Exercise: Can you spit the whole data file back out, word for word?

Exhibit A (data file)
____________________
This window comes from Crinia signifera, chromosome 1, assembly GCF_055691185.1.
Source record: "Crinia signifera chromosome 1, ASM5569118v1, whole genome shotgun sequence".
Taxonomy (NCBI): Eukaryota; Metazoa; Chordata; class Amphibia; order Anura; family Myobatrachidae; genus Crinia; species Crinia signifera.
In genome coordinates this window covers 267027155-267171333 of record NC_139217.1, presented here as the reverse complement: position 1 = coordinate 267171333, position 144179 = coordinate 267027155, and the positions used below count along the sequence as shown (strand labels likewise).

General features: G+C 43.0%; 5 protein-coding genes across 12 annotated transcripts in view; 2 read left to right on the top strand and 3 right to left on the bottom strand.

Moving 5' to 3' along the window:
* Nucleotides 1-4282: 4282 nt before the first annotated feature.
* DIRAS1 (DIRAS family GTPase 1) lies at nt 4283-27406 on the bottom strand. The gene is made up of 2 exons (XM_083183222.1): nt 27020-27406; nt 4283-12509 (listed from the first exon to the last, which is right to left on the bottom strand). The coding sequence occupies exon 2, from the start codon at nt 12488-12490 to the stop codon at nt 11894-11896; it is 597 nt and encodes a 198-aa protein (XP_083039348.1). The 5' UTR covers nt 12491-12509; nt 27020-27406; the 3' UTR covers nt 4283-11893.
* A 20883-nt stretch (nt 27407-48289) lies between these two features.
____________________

This window comes from Crinia signifera, chromosome 1, assembly GCF_055691185.1.
Source record: "Crinia signifera chromosome 1, ASM5569118v1, whole genome shotgun sequence".
Taxonomy (NCBI): Eukaryota; Metazoa; Chordata; class Amphibia; order Anura; family Myobatrachidae; genus Crinia; species Crinia signifera.
In genome coordinates this window covers 267027155-267171333 of record NC_139217.1, presented here as the reverse complement: position 1 = coordinate 267171333, position 144179 = coordinate 267027155, and the positions used below count along the sequence as shown (strand labels likewise).

General features: G+C 43.0%; 5 protein-coding genes across 12 annotated transcripts in view; 2 read left to right on the top strand and 3 right to left on the bottom strand.

Moving 5' to 3' along the window:
* Nucleotides 1-4282: 4282 nt before the first annotated feature.
* DIRAS1 (DIRAS family GTPase 1) lies at nt 4283-27406 on the bottom strand. The gene is made up of 2 exons (XM_083183222.1): nt 27020-27406; nt 4283-12509 (listed from the first exon to the last, which is right to left on the bottom strand). The coding sequence occupies exon 2, from the start codon at nt 12488-12490 to the stop codon at nt 11894-11896; it is 597 nt and encodes a 198-aa protein (XP_083039348.1). The 5' UTR covers nt 12491-12509; nt 27020-27406; the 3' UTR covers nt 4283-11893.
* A 20883-nt stretch (nt 27407-48289) lies between these two features.